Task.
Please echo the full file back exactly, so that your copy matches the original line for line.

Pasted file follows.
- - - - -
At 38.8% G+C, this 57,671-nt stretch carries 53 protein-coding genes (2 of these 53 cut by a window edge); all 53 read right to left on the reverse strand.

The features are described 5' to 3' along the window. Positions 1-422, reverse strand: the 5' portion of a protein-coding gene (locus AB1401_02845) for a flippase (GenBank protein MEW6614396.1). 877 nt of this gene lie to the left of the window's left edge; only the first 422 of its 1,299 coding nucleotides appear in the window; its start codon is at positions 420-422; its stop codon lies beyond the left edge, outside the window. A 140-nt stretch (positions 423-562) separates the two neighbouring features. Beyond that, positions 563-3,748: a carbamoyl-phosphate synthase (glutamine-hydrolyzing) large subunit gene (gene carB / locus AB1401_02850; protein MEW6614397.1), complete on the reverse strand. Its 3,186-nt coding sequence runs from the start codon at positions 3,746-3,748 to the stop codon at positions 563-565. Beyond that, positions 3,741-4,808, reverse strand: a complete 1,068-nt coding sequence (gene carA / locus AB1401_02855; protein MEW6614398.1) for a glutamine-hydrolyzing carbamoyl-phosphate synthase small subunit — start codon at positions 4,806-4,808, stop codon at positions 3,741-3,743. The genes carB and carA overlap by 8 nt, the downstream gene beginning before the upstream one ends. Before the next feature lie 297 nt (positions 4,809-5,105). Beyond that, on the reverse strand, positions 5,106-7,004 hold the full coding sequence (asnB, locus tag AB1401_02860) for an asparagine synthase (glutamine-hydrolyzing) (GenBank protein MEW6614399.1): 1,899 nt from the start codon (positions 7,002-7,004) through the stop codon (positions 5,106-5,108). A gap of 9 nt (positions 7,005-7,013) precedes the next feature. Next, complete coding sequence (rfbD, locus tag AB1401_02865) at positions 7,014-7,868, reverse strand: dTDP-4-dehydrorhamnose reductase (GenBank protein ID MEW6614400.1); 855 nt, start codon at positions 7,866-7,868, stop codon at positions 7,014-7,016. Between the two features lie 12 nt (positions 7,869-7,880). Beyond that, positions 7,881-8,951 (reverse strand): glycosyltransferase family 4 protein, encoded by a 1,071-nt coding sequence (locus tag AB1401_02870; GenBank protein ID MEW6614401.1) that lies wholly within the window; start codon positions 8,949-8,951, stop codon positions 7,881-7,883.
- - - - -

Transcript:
At 38.8% G+C, this 57,671-nt stretch carries 53 protein-coding genes (2 of these 53 cut by a window edge); all 53 read right to left on the reverse strand.

The features are described 5' to 3' along the window. Positions 1-422, reverse strand: the 5' portion of a protein-coding gene (locus AB1401_02845) for a flippase (GenBank protein MEW6614396.1). 877 nt of this gene lie to the left of the window's left edge; only the first 422 of its 1,299 coding nucleotides appear in the window; its start codon is at positions 420-422; its stop codon lies beyond the left edge, outside the window. A 140-nt stretch (positions 423-562) separates the two neighbouring features. Beyond that, positions 563-3,748: a carbamoyl-phosphate synthase (glutamine-hydrolyzing) large subunit gene (gene carB / locus AB1401_02850; protein MEW6614397.1), complete on the reverse strand. Its 3,186-nt coding sequence runs from the start codon at positions 3,746-3,748 to the stop codon at positions 563-565. Beyond that, positions 3,741-4,808, reverse strand: a complete 1,068-nt coding sequence (gene carA / locus AB1401_02855; protein MEW6614398.1) for a glutamine-hydrolyzing carbamoyl-phosphate synthase small subunit — start codon at positions 4,806-4,808, stop codon at positions 3,741-3,743. The genes carB and carA overlap by 8 nt, the downstream gene beginning before the upstream one ends. Before the next feature lie 297 nt (positions 4,809-5,105). Beyond that, on the reverse strand, positions 5,106-7,004 hold the full coding sequence (asnB, locus tag AB1401_02860) for an asparagine synthase (glutamine-hydrolyzing) (GenBank protein MEW6614399.1): 1,899 nt from the start codon (positions 7,002-7,004) through the stop codon (positions 5,106-5,108). A gap of 9 nt (positions 7,005-7,013) precedes the next feature. Next, complete coding sequence (rfbD, locus tag AB1401_02865) at positions 7,014-7,868, reverse strand: dTDP-4-dehydrorhamnose reductase (GenBank protein ID MEW6614400.1); 855 nt, start codon at positions 7,866-7,868, stop codon at positions 7,014-7,016. Between the two features lie 12 nt (positions 7,869-7,880). Beyond that, positions 7,881-8,951 (reverse strand): glycosyltransferase family 4 protein, encoded by a 1,071-nt coding sequence (locus tag AB1401_02870; GenBank protein ID MEW6614401.1) that lies wholly within the window; start codon positions 8,949-8,951, stop codon positions 7,881-7,883.